Josh Bressers: Right. And he's like, I'm not your supplier. I'm making a thing for fun, then putting it on the Internet. I owe you nothing. That's the key. The Atlantic Council* made a good analogy in their paper describing how the open source universe works. They compare open source to the water ecosystem on the planet where water is a natural resource we use, and if you pollute it, you can't use it. Today we’re polluting open source more than we're using it in a sustainable manner. That's a really important concept. Except you don't blame water when something goes wrong with the water, right? You blame yourself because you screwed it up.

Katherine Druckman: I like it. Community and sustainability came up in our previous episode with Jorge Castro. He said: “If something happened to the Linux* kernel there would be zombies the next day.” This is critical software we're talking about. Many open source projects are critical to the way we live and operate. 

Josh Bressers: It literally runs the world at this point. The joke is just that everyone is running open source, right? Whether you know it or not, everything is running open source. 

Katherine Druckman: It’s effectively in everything, 90% of software? Given the high stakes, people are working diligently to solve what's perceived as a problem. 

Josh Bressers: We’re people. Human beings have the most amazing ability to ignore a problem until they can't. Then they have an amazing ability to solve very hard things. That gives me hope in our usage of open source and everything I see. If you look at the history of nearly any type of safety on the planet, automobile safety, train safety, worker safety or pollution, we let it get really bad before doing anything about it. It annoys me that we probably must let it get bad, but when you look at the way open source works, there are all these organizations using all this code. How many people will say, “Yeah, we kind of screwed up the way we're doing this.” They're going to point the finger at someone else and be like, “Oh, the open source people, it's their fault that it works this way. I did nothing wrong, I just took it and used it.” That's part of this story: no one will say they screwed up. They look for someone that they can point a finger at because none of us like to accept blame. It's just human nature.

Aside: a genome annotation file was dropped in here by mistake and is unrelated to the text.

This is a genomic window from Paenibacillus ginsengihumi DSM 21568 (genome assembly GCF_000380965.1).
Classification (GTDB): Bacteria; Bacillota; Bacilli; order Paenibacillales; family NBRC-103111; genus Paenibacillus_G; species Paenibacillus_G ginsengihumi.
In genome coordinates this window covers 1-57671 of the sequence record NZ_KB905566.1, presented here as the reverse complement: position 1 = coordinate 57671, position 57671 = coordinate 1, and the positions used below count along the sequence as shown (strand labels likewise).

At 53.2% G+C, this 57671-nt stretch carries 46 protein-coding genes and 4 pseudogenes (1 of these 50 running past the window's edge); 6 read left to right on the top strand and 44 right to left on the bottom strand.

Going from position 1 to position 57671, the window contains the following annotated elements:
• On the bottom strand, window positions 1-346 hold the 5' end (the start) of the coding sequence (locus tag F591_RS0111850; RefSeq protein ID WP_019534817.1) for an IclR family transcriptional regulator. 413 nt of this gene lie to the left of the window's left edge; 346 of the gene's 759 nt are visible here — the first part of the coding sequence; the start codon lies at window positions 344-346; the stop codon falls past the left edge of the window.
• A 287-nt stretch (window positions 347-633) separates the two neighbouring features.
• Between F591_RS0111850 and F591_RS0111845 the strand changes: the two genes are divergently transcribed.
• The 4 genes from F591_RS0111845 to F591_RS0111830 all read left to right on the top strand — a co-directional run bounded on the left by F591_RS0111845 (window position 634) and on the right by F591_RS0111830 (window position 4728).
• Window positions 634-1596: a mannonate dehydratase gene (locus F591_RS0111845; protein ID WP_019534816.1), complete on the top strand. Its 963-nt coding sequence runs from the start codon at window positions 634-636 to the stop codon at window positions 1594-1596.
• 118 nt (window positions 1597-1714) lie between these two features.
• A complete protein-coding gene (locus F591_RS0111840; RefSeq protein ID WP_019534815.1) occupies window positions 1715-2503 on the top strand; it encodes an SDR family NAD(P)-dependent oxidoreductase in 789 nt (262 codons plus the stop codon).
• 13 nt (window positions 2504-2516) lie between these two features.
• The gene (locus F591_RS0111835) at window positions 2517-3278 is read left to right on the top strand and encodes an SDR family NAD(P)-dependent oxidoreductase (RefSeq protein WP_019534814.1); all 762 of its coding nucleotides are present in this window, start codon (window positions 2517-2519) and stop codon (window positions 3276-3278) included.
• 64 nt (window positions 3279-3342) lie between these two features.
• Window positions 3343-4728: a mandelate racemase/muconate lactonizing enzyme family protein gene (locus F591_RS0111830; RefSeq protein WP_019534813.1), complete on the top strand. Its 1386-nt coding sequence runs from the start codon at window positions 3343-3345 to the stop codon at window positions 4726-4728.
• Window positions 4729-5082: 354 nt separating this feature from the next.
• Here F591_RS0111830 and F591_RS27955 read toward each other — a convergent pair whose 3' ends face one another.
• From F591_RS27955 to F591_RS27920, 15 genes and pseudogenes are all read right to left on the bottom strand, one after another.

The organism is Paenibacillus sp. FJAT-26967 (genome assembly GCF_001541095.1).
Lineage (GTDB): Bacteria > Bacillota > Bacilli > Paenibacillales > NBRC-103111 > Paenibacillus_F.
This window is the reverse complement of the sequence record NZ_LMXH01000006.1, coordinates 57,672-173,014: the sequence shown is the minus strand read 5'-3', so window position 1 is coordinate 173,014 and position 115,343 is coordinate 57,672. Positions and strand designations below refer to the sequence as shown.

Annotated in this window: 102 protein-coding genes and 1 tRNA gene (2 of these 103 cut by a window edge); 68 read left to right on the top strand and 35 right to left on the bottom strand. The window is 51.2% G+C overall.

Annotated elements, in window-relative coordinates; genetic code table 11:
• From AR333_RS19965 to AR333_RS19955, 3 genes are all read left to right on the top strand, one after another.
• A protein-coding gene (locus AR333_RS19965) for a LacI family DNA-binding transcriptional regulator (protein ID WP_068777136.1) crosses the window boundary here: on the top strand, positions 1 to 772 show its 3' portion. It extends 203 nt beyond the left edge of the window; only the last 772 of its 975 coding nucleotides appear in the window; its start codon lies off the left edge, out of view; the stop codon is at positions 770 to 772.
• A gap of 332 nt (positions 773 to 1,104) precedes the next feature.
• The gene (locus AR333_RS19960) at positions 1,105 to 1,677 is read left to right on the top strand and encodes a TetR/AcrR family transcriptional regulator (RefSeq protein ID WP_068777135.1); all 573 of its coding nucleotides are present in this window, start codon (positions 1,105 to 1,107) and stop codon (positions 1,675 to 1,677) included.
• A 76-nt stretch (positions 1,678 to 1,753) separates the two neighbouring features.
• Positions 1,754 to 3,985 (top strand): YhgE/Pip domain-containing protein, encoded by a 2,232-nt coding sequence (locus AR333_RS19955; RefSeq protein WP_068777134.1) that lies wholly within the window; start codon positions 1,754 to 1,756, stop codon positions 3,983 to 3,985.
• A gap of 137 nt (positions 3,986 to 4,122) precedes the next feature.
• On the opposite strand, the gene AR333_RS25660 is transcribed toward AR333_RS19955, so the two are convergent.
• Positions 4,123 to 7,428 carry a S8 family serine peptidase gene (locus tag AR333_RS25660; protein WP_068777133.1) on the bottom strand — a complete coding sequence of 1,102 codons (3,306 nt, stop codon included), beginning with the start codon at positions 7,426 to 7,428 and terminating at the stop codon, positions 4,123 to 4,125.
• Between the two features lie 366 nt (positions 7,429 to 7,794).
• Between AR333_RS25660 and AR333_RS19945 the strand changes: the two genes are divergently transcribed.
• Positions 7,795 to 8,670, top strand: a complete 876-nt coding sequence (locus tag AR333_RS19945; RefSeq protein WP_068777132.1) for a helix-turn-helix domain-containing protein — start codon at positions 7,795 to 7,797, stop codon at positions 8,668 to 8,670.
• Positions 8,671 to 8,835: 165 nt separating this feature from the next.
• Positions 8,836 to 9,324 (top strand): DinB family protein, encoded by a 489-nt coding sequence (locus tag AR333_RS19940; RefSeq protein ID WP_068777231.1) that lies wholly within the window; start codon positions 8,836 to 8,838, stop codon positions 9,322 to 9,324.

Katherine Druckman: Who’s producing open source? It varies tremendously. There are tons of well-funded projects with a lot of corporate contributors, people paid to work on open source projects every day, like Kubernetes* and PyTorch* and the Linux kernel... Then you have the XKCD cartoon projects too, where one person thanklessly maintains a project... 

Josh Bressers: I take issue with that comic because there's one little piece of the stack, and it says the open source project maintained by someone in like Nebraska. It's not that. It's a stack reaching kilometers into the air of single maintainer projects that hold up our enterprise software. It’s not one thing, it’s all of it. This is part of what makes open source amazing and what could also make it terrifying, especially when you realize how many bus accidents away from significant problems we have in our entire software ecosystem. 

Katherine Druckman: There are some very critical projects supported by a couple of people in Nebraska, but at the other end, and part of what I take issue with, is that it perpetuates the idea that open source is the stuff of hobbyists...But not necessarily -- it's much more complicated and there's a ton of very well-funded open source. There are very smart and well-funded people solving these problems, solving software and engineering, problem solving, security problems, all those things. And I worry that it perpetuates the conversation about the legitimacy of open source.

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About the Author

Katherine Druckman, an Intel Open Source Evangelist, is a host of podcasts Open at Intel, Reality 2.0 and FLOSS Weekly.  A security and privacy advocate, software engineer, and former digital director of Linux Journal, she's a long-time champion of open source and open standards.